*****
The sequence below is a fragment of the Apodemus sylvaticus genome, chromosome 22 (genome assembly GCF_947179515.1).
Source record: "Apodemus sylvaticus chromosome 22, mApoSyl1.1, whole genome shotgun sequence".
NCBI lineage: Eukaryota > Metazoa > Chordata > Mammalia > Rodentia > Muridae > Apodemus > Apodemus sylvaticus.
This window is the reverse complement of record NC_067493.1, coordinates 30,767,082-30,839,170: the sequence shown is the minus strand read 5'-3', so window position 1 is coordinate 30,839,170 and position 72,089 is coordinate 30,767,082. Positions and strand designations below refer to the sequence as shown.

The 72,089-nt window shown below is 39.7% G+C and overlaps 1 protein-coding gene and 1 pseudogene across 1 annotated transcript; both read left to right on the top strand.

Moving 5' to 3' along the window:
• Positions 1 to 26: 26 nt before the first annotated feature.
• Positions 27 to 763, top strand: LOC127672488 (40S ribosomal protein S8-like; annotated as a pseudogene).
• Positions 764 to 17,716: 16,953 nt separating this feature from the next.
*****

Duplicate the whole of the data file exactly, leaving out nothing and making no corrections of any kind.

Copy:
The sequence below is a fragment of the Apodemus sylvaticus genome, chromosome 22 (genome assembly GCF_947179515.1).
Source record: "Apodemus sylvaticus chromosome 22, mApoSyl1.1, whole genome shotgun sequence".
NCBI lineage: Eukaryota > Metazoa > Chordata > Mammalia > Rodentia > Muridae > Apodemus > Apodemus sylvaticus.
This window is the reverse complement of record NC_067493.1, coordinates 30,767,082-30,839,170: the sequence shown is the minus strand read 5'-3', so window position 1 is coordinate 30,839,170 and position 72,089 is coordinate 30,767,082. Positions and strand designations below refer to the sequence as shown.

The 72,089-nt window shown below is 39.7% G+C and overlaps 1 protein-coding gene and 1 pseudogene across 1 annotated transcript; both read left to right on the top strand.

Moving 5' to 3' along the window:
• Positions 1 to 26: 26 nt before the first annotated feature.
• Positions 27 to 763, top strand: LOC127672488 (40S ribosomal protein S8-like; annotated as a pseudogene).
• Positions 764 to 17,716: 16,953 nt separating this feature from the next.